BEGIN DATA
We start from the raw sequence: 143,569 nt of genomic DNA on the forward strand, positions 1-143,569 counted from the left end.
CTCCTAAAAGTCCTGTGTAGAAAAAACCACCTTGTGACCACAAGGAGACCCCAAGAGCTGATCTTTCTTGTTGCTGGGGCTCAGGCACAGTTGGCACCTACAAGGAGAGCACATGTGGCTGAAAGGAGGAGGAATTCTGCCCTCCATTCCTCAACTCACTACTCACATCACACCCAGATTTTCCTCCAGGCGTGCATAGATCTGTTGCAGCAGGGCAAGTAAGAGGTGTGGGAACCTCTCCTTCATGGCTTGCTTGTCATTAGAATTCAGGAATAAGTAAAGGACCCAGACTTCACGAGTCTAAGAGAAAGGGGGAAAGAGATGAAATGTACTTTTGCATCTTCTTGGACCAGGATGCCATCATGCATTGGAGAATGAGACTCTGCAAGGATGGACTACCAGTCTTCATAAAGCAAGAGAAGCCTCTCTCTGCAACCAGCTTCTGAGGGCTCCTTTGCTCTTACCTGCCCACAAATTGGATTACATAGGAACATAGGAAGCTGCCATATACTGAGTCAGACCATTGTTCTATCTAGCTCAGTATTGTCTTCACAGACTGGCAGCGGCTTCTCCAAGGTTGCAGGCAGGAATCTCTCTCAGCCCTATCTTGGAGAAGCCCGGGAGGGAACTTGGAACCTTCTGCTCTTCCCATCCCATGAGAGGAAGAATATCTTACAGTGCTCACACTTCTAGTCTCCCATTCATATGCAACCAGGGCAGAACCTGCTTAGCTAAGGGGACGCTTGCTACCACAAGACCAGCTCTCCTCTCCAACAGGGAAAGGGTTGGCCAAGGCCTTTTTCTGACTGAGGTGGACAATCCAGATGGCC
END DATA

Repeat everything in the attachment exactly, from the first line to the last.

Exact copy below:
We start from the raw sequence: 143,569 nt of genomic DNA on the forward strand, positions 1-143,569 counted from the left end.
CTCCTAAAAGTCCTGTGTAGAAAAAACCACCTTGTGACCACAAGGAGACCCCAAGAGCTGATCTTTCTTGTTGCTGGGGCTCAGGCACAGTTGGCACCTACAAGGAGAGCACATGTGGCTGAAAGGAGGAGGAATTCTGCCCTCCATTCCTCAACTCACTACTCACATCACACCCAGATTTTCCTCCAGGCGTGCATAGATCTGTTGCAGCAGGGCAAGTAAGAGGTGTGGGAACCTCTCCTTCATGGCTTGCTTGTCATTAGAATTCAGGAATAAGTAAAGGACCCAGACTTCACGAGTCTAAGAGAAAGGGGGAAAGAGATGAAATGTACTTTTGCATCTTCTTGGACCAGGATGCCATCATGCATTGGAGAATGAGACTCTGCAAGGATGGACTACCAGTCTTCATAAAGCAAGAGAAGCCTCTCTCTGCAACCAGCTTCTGAGGGCTCCTTTGCTCTTACCTGCCCACAAATTGGATTACATAGGAACATAGGAAGCTGCCATATACTGAGTCAGACCATTGTTCTATCTAGCTCAGTATTGTCTTCACAGACTGGCAGCGGCTTCTCCAAGGTTGCAGGCAGGAATCTCTCTCAGCCCTATCTTGGAGAAGCCCGGGAGGGAACTTGGAACCTTCTGCTCTTCCCATCCCATGAGAGGAAGAATATCTTACAGTGCTCACACTTCTAGTCTCCCATTCATATGCAACCAGGGCAGAACCTGCTTAGCTAAGGGGACGCTTGCTACCACAAGACCAGCTCTCCTCTCCAACAGGGAAAGGGTTGGCCAAGGCCTTTTTCTGACTGAGGTGGACAATCCAGATGGCC